The big brouhaha over Edison Charter’s offer (rejected by the Board’s DFL majority) to purchase the vacant Central property for $14.2 million has overshadowed some of the skirmishes surrounding the district’s unpleasant task of cutting operations to offset a $3.3 million deficit. One of the cuts that got immediate pushback was administration’s idea of narrowing zero-hour’s offerings only to music instruction, which would have trimmed $96,000 from the budget.
District 709 started offering zero-hour some years ago, after budgetary problems forced the high school schedule to be cut from a seven period day to six. There is no bus service and students have to find their own transportation. Superintendent Gronseth ruffled quite a few feathers during the discussion when he justified cutting zero-hour, because the lack of transportation makes it inequitable for all students.
The young say, “Thank you,” and more.

Students are good medicine in the boardroom. Often, by the time they’ve finished speaking, I’m left with the impression that they were born precocious, or have first-rate parenting, or ISD 709, despite all its screw-ups, is still getting something done with education in the classrooms. Listening to them often puts me at ease that the future might be in pretty good hands, after all. Former Board student representative Jude Goosens, and some of his fellow East High classmates are particularly impressive.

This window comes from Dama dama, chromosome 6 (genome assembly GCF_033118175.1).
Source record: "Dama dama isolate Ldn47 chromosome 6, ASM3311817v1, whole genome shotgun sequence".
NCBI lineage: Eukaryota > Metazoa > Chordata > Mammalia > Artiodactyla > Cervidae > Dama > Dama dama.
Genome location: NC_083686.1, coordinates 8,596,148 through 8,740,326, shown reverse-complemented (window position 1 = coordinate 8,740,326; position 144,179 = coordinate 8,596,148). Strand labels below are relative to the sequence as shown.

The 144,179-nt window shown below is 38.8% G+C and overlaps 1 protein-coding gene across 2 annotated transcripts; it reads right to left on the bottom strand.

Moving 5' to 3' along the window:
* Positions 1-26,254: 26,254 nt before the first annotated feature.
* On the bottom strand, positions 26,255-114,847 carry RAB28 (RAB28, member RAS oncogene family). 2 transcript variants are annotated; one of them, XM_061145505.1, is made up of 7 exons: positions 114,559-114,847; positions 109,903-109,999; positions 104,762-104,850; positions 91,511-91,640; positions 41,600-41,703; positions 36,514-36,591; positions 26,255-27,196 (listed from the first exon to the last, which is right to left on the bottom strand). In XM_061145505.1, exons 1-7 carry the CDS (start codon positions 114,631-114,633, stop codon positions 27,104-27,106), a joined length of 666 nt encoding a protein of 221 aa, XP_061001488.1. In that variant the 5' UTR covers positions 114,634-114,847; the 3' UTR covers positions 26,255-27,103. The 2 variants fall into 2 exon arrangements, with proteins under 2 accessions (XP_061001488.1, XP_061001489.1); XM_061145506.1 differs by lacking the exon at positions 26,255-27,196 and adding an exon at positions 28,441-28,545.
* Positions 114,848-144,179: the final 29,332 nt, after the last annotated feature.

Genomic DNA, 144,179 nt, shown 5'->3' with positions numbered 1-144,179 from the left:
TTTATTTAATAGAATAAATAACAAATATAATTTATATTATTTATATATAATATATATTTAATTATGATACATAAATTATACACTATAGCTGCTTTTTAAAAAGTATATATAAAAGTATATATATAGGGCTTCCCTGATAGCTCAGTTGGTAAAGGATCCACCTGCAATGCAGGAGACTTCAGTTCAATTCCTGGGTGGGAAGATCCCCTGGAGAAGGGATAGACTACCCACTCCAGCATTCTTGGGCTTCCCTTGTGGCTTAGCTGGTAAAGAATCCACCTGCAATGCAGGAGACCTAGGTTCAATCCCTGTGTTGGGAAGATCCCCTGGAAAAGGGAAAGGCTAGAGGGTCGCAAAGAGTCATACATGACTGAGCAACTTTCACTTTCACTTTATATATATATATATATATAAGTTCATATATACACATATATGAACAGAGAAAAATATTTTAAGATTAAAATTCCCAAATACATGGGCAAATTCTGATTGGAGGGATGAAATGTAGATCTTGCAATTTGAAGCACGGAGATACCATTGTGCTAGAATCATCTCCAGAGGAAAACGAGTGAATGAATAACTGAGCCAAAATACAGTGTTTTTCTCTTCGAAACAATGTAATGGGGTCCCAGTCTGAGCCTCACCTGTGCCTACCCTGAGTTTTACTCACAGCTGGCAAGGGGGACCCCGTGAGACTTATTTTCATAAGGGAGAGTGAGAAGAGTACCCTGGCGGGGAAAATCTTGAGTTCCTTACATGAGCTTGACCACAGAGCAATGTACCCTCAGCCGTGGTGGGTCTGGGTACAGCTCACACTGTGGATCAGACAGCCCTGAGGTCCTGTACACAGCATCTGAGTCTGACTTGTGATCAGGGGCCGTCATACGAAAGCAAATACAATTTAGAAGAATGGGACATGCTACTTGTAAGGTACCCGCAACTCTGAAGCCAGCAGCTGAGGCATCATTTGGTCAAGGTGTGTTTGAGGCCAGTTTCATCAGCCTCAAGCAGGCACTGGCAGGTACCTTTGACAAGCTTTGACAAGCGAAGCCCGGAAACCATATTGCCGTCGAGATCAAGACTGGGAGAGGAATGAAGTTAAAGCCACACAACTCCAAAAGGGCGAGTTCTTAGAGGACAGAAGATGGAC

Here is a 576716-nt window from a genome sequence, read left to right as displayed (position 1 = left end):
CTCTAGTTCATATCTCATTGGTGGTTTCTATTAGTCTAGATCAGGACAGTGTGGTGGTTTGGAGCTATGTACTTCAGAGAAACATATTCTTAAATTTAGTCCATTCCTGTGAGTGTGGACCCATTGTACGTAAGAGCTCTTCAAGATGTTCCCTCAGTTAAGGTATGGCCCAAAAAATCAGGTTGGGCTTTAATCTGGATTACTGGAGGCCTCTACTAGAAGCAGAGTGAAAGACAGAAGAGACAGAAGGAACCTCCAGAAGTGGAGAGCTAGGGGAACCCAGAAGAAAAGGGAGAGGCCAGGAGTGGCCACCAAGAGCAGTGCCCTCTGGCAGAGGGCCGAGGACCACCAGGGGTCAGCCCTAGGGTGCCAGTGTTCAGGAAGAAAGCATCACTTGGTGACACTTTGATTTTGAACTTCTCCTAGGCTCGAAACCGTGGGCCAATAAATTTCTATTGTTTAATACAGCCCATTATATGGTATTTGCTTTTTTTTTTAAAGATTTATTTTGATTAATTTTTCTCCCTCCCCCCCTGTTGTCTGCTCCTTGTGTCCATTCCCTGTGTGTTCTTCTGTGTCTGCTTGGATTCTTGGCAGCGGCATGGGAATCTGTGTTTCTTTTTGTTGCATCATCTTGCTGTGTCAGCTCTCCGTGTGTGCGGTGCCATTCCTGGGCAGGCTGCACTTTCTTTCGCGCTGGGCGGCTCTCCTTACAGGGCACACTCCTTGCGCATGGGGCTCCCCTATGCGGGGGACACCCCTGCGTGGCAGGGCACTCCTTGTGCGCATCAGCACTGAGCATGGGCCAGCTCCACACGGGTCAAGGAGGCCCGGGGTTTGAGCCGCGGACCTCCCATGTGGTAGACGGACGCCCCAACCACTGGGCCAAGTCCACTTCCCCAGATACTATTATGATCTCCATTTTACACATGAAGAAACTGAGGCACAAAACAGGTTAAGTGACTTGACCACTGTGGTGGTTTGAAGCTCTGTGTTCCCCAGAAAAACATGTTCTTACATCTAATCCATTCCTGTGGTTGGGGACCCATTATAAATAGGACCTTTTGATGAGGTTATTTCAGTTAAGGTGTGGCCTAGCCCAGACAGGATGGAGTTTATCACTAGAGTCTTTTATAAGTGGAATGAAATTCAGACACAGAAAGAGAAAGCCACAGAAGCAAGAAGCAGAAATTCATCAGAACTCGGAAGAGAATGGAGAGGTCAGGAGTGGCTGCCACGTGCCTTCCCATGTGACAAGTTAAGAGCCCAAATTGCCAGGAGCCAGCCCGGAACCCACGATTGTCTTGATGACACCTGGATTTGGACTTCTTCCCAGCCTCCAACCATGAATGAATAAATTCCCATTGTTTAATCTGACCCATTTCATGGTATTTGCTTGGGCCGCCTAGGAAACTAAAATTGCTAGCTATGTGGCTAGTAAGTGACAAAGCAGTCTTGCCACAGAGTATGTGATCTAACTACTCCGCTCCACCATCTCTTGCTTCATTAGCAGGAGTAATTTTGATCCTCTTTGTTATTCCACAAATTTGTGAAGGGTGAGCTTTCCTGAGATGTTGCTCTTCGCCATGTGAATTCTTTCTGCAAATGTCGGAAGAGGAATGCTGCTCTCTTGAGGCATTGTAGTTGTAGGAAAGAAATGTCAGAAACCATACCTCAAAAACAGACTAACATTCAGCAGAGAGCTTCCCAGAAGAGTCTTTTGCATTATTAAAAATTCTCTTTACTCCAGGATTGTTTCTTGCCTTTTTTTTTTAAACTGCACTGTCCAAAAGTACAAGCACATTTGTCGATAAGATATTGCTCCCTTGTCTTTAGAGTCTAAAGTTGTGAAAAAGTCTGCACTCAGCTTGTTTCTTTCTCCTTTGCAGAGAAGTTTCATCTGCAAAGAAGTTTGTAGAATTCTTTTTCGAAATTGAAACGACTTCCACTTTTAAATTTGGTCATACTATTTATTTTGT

Young Mr. Goosens said this from the podium: “I want to start by thanking the school board and administration for their positive response toward community support for keeping zero-hour next year. It is an incredibly valuable asset for many students…but I still want to address what appears to be a very dangerous mentality by administration regarding equity (with) zero-hour…Using equity as a justification for cutting opportunities like zero-hour is very dangerous for all students. Yes, we do have an achievement gap problem, and yes, we do need to work towards eliminating it, but cutting opportunities for so many successful students does far more harm than good. It only makes these students appear more equal, but if that opportunity comes at the cost of stripping hundreds of students of their opportunity to excel in school, that defeats the entire purpose of closing the achievement gap. We would be closing the achievement gap by eliminating student achievement. Instead of pulling everyone down to the lowest common denominator, we should be raising everyone up to the highest…”
I apologize if the next two speakers’ names are spelled incorrectly. I went to the administration office and spent several minutes with the secretary, trying to decipher signup sheets. My sympathy to any teacher still trying to grade handwritten papers.